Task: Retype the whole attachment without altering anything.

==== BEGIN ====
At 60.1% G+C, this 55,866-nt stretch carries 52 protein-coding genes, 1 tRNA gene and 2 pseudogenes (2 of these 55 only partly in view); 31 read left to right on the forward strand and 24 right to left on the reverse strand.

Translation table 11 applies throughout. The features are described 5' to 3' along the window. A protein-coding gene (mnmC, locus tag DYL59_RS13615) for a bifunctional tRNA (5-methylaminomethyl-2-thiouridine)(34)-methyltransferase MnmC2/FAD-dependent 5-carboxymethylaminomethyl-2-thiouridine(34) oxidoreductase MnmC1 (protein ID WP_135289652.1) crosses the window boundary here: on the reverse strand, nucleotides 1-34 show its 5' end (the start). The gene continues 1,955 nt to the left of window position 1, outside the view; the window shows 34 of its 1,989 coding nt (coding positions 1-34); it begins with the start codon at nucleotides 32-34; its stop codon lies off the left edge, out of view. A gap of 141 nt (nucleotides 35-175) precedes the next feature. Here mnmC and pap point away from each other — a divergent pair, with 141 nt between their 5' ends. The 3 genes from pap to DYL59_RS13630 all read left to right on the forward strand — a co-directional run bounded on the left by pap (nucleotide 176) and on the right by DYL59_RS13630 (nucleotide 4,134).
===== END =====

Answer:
At 60.1% G+C, this 55,866-nt stretch carries 52 protein-coding genes, 1 tRNA gene and 2 pseudogenes (2 of these 55 only partly in view); 31 read left to right on the forward strand and 24 right to left on the reverse strand.

Translation table 11 applies throughout. The features are described 5' to 3' along the window. A protein-coding gene (mnmC, locus tag DYL59_RS13615) for a bifunctional tRNA (5-methylaminomethyl-2-thiouridine)(34)-methyltransferase MnmC2/FAD-dependent 5-carboxymethylaminomethyl-2-thiouridine(34) oxidoreductase MnmC1 (protein ID WP_135289652.1) crosses the window boundary here: on the reverse strand, nucleotides 1-34 show its 5' end (the start). The gene continues 1,955 nt to the left of window position 1, outside the view; the window shows 34 of its 1,989 coding nt (coding positions 1-34); it begins with the start codon at nucleotides 32-34; its stop codon lies off the left edge, out of view. A gap of 141 nt (nucleotides 35-175) precedes the next feature. Here mnmC and pap point away from each other — a divergent pair, with 141 nt between their 5' ends. The 3 genes from pap to DYL59_RS13630 all read left to right on the forward strand — a co-directional run bounded on the left by pap (nucleotide 176) and on the right by DYL59_RS13630 (nucleotide 4,134).